We got to see the Tomorrows get kidnapped, Zoey crash in on a hyberbike to save them and we got to read Hughes monologuing. I was on the fence about the almost murder of Hughes during the rescue. Claudius stopped himself, which means that he’ll be back and more determined to wipe the Tomorrows out. But, this is a comic book and even if you have a face to face with the big baddy, you shan’t kill them because the story would end. I found myself glad and troubled that Hughes made it out of issue #1 alive, glad because there would be more to this story and to this bleak world the characters existed in and sad because I’m tired of people not killing the obvious bad guy when they have a chance. Why come back Claudius? You had a chance to kill TechHitler, you should have done it. Jason Copeland‘s art in issue #1 was basic and I don’t mean that as a dig, I mean that it was just enough to match the story. It was bleak, minimalist and dry. The visuals matched the story we were reading, the panels were a part of the story and they never broke character.
Alexis Zaritt‘s art in issue 2 was a bit off putting. It was unfortunately basic in a bad way. Everything was undefined and kind of blobish. It wasn’t pretty to look at, which was a bummer because , issue two was a series of flashbacks, action sequences and a suicide with very little dialogue or descriptions. We got to see that in the aftermath of this new world order, Brazil had an uprising in the Favellas and the Brazilian lower class took their country back and created a safe zone, with music and a killer DIY culture. There was so much that could have been to showcase this “safe zone”. Hughes did not make an appearance in issue #2 which made me wonder about how bad it was about to get when I turned the page and headed into issue #3.
Issue #3 rocked my world! There was a cell phone game update that turned kids and tweens into murder monsters and we got to visit Japan and see the evil mastermind behind their version of the Atlas Corp. We got to see a battle royal style fight in the rain and a kid straight up murder his mom at a bus stop. We also got to meet the bad ass Asian contingent of the Tomorrows. Ian MacEwan provided the artwork for this issue and it fell somewhere on the spectrum right between Issue #1 and Issue #2. Since there was more going on conversation and story wise the art glitches weren’t as jarring as they were in issue #2 because there were so many other things to take in and that added equally to the story.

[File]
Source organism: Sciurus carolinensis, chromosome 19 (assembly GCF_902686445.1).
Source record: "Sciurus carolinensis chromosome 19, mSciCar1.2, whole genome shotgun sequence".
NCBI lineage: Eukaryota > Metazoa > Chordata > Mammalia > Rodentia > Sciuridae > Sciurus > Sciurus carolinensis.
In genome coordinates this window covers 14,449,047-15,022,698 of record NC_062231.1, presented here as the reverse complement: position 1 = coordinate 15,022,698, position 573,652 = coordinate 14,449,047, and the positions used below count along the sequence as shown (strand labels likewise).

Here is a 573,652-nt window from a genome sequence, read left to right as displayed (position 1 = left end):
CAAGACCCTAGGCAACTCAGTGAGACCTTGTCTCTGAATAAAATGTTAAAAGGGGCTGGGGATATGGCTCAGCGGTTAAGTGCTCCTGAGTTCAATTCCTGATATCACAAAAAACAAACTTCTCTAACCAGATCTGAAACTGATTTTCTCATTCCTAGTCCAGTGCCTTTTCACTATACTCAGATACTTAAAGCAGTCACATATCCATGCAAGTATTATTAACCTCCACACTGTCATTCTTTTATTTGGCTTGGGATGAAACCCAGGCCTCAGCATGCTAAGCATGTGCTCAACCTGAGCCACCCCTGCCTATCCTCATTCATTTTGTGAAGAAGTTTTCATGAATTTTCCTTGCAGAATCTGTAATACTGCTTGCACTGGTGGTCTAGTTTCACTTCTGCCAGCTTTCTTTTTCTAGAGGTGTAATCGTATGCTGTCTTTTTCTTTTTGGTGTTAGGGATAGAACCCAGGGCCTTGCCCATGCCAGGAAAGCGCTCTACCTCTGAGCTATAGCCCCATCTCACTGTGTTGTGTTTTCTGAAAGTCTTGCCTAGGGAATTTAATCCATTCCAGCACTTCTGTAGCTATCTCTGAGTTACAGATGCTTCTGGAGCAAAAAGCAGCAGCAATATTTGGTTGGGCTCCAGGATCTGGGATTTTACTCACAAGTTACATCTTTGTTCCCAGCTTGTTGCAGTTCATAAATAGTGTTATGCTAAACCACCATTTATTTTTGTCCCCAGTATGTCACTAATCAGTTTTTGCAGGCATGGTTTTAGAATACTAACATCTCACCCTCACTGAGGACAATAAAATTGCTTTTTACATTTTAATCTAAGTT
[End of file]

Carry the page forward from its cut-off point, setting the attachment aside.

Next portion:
The next issue in this TPB opened with what looked like the human version of the Ice King, which gave me shivers. It should have given me shivers because this was not a regular issue. This was an origin story. The story of how the Tomorrows came to be. Ice King is none other than Aldous Ellis, the man who along with the love of his life Edie, brought the Tomorrows together. We get to see how each original brick got added to the wall and watch his murder at the behest of Hughes. We learn why Claudius needs and wants revenge. The artwork in this one was done by Andrew MacLane and it was like a visual newsletter, which worked for this particular issue. It was more of a propaganda piece for the good guys and any other style would have been a stark contrast to what was going on.